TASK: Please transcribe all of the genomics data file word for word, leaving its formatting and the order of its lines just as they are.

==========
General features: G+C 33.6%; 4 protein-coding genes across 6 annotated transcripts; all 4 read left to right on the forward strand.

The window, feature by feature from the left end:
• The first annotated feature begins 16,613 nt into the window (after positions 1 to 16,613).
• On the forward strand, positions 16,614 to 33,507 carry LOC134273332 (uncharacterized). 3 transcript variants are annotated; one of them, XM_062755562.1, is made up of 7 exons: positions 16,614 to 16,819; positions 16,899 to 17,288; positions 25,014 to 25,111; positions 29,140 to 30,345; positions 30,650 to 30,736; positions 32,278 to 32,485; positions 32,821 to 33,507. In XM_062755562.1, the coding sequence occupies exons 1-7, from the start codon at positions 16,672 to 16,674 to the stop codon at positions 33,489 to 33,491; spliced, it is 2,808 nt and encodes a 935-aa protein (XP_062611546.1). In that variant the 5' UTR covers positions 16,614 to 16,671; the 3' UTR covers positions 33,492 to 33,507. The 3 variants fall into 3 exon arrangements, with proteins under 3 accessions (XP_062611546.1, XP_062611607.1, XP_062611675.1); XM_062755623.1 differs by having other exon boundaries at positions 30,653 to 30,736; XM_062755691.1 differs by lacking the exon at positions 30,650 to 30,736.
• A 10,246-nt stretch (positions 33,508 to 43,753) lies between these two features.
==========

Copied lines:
General features: G+C 33.6%; 4 protein-coding genes across 6 annotated transcripts; all 4 read left to right on the forward strand.

The window, feature by feature from the left end:
• The first annotated feature begins 16,613 nt into the window (after positions 1 to 16,613).
• On the forward strand, positions 16,614 to 33,507 carry LOC134273332 (uncharacterized). 3 transcript variants are annotated; one of them, XM_062755562.1, is made up of 7 exons: positions 16,614 to 16,819; positions 16,899 to 17,288; positions 25,014 to 25,111; positions 29,140 to 30,345; positions 30,650 to 30,736; positions 32,278 to 32,485; positions 32,821 to 33,507. In XM_062755562.1, the coding sequence occupies exons 1-7, from the start codon at positions 16,672 to 16,674 to the stop codon at positions 33,489 to 33,491; spliced, it is 2,808 nt and encodes a 935-aa protein (XP_062611546.1). In that variant the 5' UTR covers positions 16,614 to 16,671; the 3' UTR covers positions 33,492 to 33,507. The 3 variants fall into 3 exon arrangements, with proteins under 3 accessions (XP_062611546.1, XP_062611607.1, XP_062611675.1); XM_062755623.1 differs by having other exon boundaries at positions 30,653 to 30,736; XM_062755691.1 differs by lacking the exon at positions 30,650 to 30,736.
• A 10,246-nt stretch (positions 33,508 to 43,753) lies between these two features.